Shouldn’t “anti-poverty” and “pro-middle class” be synonyms?

Standard Bank’s landmark study of the growth of the middle class in Sub-Saharan Africa offers some welcome clarity. In the 11 key African economies they look at, they find 15 million households living on more than $15 per person per day, while 95 million households living on less than that. That’s probably 50-60 million middle-class people: a small minority, yet three times as many as 15 years ago, and not far off from the size of, say, Britain’s. Better yet, on current trends, those numbers will rise quickly  by 2030. 

Now, this is fantastic news. Once it gets going, the process of middle-class formation is formidable and, if not quite irreversible, certainly hard to stop. A mass middle class is the force for political stability and growth: the glue that keeps political settlements from growing apart. But that’s all frosting: the cake is definitional. Because there’s one thing you definitely aren’t when you are middle class, and that’s poor.

This is a really, really simple idea, and one that you couldn’t really argue with. Yet it seems to get lost so often. When people “overcome poverty” they’re not launched into some vague olympian category of non-poorness, they become something new. They become middle class.

In some really basic sense, then, being “anti-poverty” should be functionally indistinguishable from being “pro-middle class”. But, of course, in current usage, that’s very far from being the case. All kinds of “anti-poverty programs” are not so much “pro-middle class” but, as the sinister-in-ways-we’ve-stopped-recognizing-due-to-familiarity phrase has it, “pro-poor”: aimed not at making the poor not poor, but at helping craft a more bearable type of poverty. “Poverty alleviation” much more often means “help coping with the negative consequences of being poor” than “help stopping being poor”

It’s this, and not the other thing, that’s overwhelmingly now the goal of the development aid industry. And it’s not surprising, because the toolbox of the development aid industry has relatively little to offer for middle class creation. The processes that drive middle class creation are macro in origi, national in scope and general in application. The development industry toolbox is full of micro-level programs that are local in scope and specific in application.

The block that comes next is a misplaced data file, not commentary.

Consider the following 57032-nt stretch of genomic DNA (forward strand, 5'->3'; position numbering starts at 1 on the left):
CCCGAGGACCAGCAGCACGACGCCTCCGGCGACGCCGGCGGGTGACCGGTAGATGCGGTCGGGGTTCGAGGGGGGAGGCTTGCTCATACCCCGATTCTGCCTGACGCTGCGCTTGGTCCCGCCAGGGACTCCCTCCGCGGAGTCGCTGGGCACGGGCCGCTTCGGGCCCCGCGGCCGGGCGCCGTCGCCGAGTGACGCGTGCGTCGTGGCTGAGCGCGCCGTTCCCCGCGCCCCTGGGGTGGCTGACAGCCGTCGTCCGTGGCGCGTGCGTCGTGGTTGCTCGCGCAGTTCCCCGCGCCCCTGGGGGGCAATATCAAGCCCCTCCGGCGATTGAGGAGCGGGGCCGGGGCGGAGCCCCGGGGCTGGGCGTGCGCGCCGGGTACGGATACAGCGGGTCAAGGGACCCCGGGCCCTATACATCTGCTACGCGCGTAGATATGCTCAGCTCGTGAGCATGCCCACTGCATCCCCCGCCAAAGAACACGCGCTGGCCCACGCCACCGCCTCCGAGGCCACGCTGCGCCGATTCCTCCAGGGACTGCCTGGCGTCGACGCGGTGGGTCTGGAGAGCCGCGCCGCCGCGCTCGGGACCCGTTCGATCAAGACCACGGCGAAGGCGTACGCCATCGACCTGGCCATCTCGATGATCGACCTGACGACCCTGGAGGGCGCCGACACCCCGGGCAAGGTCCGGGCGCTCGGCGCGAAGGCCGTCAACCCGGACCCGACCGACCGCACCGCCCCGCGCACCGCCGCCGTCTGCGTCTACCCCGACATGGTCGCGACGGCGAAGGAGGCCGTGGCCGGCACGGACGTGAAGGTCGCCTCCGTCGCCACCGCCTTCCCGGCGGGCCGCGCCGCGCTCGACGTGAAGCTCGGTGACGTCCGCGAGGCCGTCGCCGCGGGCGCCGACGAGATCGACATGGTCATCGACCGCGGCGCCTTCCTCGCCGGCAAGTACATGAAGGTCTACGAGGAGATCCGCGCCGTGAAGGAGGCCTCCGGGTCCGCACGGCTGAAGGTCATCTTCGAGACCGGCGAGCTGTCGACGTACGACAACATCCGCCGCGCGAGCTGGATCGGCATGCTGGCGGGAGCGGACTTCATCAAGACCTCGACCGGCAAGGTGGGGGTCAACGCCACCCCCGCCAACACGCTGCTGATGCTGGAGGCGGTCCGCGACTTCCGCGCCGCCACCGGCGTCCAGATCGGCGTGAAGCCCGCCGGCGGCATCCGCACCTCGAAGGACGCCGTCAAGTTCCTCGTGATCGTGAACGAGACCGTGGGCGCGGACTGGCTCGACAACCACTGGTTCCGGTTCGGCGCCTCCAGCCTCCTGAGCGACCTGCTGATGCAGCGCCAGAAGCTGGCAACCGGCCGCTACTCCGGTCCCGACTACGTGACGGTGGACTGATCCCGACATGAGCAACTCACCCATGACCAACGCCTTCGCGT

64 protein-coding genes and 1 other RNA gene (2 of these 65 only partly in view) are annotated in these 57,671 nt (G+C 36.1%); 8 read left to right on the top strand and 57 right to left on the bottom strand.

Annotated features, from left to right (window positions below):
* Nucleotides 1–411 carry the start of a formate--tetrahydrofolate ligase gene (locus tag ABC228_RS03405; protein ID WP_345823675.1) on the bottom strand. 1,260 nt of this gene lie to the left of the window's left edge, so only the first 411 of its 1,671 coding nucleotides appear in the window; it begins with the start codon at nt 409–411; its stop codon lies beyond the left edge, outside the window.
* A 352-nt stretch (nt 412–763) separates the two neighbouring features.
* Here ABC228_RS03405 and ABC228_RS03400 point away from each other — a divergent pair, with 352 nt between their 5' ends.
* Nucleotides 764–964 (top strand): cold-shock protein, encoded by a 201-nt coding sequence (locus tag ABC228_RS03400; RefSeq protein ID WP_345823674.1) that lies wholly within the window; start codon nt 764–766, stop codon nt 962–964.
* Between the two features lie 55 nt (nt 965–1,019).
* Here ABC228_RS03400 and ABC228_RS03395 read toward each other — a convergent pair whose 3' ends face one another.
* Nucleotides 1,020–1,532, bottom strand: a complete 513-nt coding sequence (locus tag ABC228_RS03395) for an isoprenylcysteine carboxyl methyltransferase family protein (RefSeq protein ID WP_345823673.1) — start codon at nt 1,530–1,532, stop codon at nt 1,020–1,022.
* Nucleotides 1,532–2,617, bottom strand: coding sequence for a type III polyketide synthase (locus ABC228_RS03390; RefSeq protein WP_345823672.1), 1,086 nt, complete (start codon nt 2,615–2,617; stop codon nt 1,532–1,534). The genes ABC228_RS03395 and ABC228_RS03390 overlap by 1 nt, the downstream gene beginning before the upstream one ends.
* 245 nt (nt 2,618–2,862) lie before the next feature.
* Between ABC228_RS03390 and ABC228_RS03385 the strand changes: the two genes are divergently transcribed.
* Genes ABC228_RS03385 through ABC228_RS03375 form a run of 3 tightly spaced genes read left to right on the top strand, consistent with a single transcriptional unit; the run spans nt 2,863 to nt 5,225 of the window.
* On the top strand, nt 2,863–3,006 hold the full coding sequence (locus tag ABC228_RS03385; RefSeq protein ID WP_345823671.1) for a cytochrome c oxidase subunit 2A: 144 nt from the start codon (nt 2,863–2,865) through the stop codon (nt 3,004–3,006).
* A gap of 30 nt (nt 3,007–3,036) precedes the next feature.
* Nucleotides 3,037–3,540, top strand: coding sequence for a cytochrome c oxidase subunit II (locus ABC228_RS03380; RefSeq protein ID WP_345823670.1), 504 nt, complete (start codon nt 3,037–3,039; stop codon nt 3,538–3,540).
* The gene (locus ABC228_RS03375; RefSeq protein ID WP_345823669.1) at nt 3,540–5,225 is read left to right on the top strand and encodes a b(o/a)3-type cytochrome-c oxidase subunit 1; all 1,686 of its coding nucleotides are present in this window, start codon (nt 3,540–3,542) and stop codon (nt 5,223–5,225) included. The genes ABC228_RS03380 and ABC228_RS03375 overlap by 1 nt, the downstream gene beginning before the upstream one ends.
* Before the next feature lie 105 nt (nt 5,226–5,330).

There’s never been a recorded case of a country transitioning from poor to middle-income on the basis of a concatenation of local level interventions. That’s a fallacy of composition that should’ve been put to bed decisively by Nina Munk. It hasn’t been. It probably never will be. 

Conceptual clarity would help. I understand that “make poverty history” resonates in ways that “make middle-class universal” never will. But I also know this: until we stop treating them like the synonyms they are, real progress against poverty in Africa will keep happening alongside our engagement, at best, despite it at worse, but seldom if ever because of it.

7 thoughts on “Shouldn’t “anti-poverty” and “pro-middle class” be synonyms?”

  1. More macro less micro less searching more top down – is that your point: good governance, A & R, why nations fail school. A sub-point in your article.

    Pro-poor; pro-middle class; anti-poverty. All liable to be misunderstood but for the last two; not synonymous. But what is a good phrase: development. Sort of has the idea of progression, expansion, movement. Words, definitions, meanings, not so easy to get the objective across.

  2. I agree that non-poor and middle-class are not synonymous. In-between, there is the working class, or at least those doing well enough not to be “working poor,” (including subsistence micro-enterpreneurs) plus those farmers sufficiently well-off to be non-poor. In the developing world, of course, most poor people are working poor or poor farmers; otherwise, in the absence of non-donor-funded safety nets, they would starve to death.